curro, currere, cucurri, cursus.
walking away is as helpful
as putting a dime into
a poor man's hand.
and without your eyes on him,
the poor man is licking LIBERTY
raised next to the face of a paraplegic,
palming his coldness, scratch at each
of the one hundred-eighteen ridges on his coin.
you might have thought,
“poor man, bless his soul” had you stood
for his reaction.
it was like stirring formula
when you could have given
baby your breast,
believing that “fortified”
somehow makes a glorified mother.
on bare nipple skin:
the irritation down your spine
was sign of an intruder
sucking away your privacy.
dinner often remained untouched,
and moments later you would
stretch your limbs out on the porch
to run is to care.
curo, curare, curavi, curatus.
Donald Miller Translation
The human body
is one of perfection, with its long limbs and
hair most unlike barbed wires and akin to the
blackness of night with softness of
smooth skin warm and glowing as it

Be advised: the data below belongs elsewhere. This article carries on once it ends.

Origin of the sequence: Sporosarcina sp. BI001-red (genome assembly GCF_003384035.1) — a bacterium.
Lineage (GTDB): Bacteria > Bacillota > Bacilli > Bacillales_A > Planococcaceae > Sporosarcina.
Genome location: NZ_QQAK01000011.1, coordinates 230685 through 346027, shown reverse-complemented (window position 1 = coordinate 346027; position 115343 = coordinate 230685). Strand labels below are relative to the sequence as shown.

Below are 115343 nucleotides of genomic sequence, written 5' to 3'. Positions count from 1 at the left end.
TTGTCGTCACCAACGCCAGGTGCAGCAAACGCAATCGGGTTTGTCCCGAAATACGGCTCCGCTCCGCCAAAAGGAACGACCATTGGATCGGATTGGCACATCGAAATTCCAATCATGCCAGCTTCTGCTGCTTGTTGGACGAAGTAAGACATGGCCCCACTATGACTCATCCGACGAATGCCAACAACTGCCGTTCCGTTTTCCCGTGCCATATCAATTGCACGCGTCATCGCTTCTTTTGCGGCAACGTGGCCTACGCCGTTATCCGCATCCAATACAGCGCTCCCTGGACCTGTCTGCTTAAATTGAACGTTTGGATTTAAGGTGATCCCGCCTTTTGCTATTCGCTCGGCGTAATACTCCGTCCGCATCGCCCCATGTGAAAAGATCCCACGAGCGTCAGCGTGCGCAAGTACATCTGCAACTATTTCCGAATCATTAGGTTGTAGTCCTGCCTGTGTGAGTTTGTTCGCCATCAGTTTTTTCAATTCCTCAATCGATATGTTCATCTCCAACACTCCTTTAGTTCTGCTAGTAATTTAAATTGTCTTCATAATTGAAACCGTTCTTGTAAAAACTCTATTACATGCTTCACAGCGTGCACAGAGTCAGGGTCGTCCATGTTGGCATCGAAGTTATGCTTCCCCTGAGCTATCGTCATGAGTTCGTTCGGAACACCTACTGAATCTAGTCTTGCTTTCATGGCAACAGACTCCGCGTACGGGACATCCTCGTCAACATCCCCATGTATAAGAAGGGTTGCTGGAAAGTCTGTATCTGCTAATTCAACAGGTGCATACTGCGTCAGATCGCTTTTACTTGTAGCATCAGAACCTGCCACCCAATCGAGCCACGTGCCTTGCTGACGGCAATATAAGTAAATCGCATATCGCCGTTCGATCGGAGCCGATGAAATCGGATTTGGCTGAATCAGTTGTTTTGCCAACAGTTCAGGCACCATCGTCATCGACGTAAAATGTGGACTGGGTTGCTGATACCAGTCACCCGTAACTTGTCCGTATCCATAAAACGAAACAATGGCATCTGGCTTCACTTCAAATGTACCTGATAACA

essentially recreates itself
in a transformation, the body slowly
undergoes its metamorphosis without the cocoon
the chrysalis cracks open from inside the body
every six months
the body is a butterfly for a day
flapping its silky monarch wings to bare air
throwing orange and black illustrations
into sugar-white, sugar-smooth sky.
Nearly every cell of hair and skin and bone dies
as does any living thing:
the hearts of flower shriveling against winter wind,
the fall and crisp deadness of autumn leaves,
summer sunsets cut shorter day by day
and another is directed to its former place
in an exile of the old, placing the new
into places worn down
puzzle pieces that do not fit
but still create a kaleidoscope
every angle a different image:
you are not who you were last February.
Dawn Angelicca Barcelona is a sophomore at
Rutgers University majoring in English with a concentration in
Creative Writing. She hopes to pursue an MFA in Poetry after
graduation and teach poetry workshops to at-risk adolescents in